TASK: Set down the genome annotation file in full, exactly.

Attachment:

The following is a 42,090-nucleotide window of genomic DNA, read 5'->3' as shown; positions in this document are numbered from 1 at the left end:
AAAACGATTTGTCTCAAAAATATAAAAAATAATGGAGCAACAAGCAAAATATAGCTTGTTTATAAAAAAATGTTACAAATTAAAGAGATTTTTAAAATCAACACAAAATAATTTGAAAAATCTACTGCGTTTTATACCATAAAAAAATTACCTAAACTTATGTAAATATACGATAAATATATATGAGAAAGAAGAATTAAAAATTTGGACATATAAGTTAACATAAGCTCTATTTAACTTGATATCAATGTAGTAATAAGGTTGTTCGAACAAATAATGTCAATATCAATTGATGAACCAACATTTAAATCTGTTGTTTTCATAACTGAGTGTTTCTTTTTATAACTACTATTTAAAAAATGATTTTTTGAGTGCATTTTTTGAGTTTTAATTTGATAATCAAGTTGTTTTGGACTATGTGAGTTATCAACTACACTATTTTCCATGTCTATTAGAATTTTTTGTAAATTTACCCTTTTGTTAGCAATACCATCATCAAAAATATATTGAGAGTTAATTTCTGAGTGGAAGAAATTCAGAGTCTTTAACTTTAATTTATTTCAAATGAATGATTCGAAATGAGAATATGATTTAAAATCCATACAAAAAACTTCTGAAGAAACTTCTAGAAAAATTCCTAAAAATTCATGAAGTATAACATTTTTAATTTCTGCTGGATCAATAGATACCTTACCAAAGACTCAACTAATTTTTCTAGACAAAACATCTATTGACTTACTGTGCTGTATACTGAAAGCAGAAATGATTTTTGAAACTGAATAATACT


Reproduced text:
The following is a 42,090-nucleotide window of genomic DNA, read 5'->3' as shown; positions in this document are numbered from 1 at the left end:
AAAACGATTTGTCTCAAAAATATAAAAAATAATGGAGCAACAAGCAAAATATAGCTTGTTTATAAAAAAATGTTACAAATTAAAGAGATTTTTAAAATCAACACAAAATAATTTGAAAAATCTACTGCGTTTTATACCATAAAAAAATTACCTAAACTTATGTAAATATACGATAAATATATATGAGAAAGAAGAATTAAAAATTTGGACATATAAGTTAACATAAGCTCTATTTAACTTGATATCAATGTAGTAATAAGGTTGTTCGAACAAATAATGTCAATATCAATTGATGAACCAACATTTAAATCTGTTGTTTTCATAACTGAGTGTTTCTTTTTATAACTACTATTTAAAAAATGATTTTTTGAGTGCATTTTTTGAGTTTTAATTTGATAATCAAGTTGTTTTGGACTATGTGAGTTATCAACTACACTATTTTCCATGTCTATTAGAATTTTTTGTAAATTTACCCTTTTGTTAGCAATACCATCATCAAAAATATATTGAGAGTTAATTTCTGAGTGGAAGAAATTCAGAGTCTTTAACTTTAATTTATTTCAAATGAATGATTCGAAATGAGAATATGATTTAAAATCCATACAAAAAACTTCTGAAGAAACTTCTAGAAAAATTCCTAAAAATTCATGAAGTATAACATTTTTAATTTCTGCTGGATCAATAGATACCTTACCAAAGACTCAACTAATTTTTCTAGACAAAACATCTATTGACTTACTGTGCTGTATACTGAAAGCAGAAATGATTTTTGAAACTGAATAATACT